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Trees are important for cleaner air in cities

Univ. of Gothenburg, Sweden, 2021-Dec 15

The Faculty of Science

In the project’s first study, the researchers measured pollutants in the air and compared them with pollutants on the leaves of deciduous (broadleaf) trees.

The trees’ leaves absorb the pollutants. The results are clear: the pollutants in the leaves increased over time and the researchers could show a clear correlation between the level of air pollutants and the concentration of pollutants in the leaves. "These types of extensive measurements of pollutants in both vegetation and the air are unusual, and the study confirms that trees play a role in improving air quality in cities,” says Håkan Pleijel, professor of environmental sciences at the University of Gothenburg University.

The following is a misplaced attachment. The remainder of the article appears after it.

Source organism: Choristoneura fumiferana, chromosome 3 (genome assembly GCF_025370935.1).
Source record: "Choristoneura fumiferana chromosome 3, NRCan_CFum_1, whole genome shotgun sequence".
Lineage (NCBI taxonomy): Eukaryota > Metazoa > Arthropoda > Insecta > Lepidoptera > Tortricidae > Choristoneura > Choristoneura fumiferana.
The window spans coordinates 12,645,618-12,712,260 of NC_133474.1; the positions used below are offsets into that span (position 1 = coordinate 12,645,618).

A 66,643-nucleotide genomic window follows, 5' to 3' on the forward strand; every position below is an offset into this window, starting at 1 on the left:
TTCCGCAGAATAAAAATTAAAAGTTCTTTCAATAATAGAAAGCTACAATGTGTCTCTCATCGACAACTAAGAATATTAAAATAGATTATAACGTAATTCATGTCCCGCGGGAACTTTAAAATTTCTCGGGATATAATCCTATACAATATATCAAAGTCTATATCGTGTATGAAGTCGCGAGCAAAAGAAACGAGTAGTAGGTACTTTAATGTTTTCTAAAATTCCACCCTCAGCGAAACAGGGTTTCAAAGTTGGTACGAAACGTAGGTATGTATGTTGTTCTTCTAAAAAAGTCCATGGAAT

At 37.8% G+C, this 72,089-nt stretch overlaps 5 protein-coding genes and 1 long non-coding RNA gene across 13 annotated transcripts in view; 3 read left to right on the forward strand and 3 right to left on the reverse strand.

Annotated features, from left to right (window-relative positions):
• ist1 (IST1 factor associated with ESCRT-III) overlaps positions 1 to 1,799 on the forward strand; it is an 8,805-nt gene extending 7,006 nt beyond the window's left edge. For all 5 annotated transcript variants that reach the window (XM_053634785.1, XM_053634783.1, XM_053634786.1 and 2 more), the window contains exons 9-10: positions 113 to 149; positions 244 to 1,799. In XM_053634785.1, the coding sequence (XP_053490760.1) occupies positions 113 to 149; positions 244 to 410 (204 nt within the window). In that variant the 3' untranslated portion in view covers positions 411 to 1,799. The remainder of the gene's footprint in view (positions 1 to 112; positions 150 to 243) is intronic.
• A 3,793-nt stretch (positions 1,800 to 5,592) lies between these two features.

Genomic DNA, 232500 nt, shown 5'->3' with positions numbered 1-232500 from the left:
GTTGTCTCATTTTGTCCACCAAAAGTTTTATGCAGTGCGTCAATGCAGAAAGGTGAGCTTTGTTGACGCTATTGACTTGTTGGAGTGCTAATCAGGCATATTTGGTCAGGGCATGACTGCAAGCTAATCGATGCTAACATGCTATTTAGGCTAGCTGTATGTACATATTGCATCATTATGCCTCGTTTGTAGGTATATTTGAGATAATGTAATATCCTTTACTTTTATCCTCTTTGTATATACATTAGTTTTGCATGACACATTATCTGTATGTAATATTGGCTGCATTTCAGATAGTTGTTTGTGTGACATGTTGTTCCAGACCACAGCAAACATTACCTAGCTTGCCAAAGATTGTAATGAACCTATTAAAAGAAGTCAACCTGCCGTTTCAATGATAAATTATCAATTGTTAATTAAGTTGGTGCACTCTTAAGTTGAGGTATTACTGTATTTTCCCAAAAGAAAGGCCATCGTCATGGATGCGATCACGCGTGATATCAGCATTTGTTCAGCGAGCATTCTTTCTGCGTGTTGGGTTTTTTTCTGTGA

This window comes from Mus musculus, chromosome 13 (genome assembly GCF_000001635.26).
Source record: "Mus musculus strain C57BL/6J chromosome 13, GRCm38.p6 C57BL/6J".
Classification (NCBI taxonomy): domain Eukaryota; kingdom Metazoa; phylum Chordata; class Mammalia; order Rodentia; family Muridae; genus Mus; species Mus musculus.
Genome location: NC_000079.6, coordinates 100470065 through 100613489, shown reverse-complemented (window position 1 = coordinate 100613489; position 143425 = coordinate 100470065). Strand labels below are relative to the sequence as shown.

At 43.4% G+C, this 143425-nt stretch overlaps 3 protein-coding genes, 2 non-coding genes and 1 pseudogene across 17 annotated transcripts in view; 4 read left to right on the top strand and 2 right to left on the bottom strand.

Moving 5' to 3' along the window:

Conifers are important for cleansing the air in the winter. The researchers also measured pollutants in the needles of black pine (Pinus nigra) conifers in urban settings and in the Botanical Garden’s arboretum.

Air pollution levels were vastly variable in different places in Gothenburg. The figure shows a total of 32 PAHs in the air at seven urban sites in Gothenburg and in the Botanical Garden’s arboretum.

The research project “Clean the air with plants – can PAH exposure be reduced with urban vegetation?” is led by Professor Håkan Pleijel at the University of Gothenburg and is a collaboration among the University of Gothenburg, Gothenburg Botanical Garden, and Lund University. The researchers measured pollutants in two tree species in Gothenburg and compared these with pollutants in the air.

Tags: Environmental impacts of trees, Statistics

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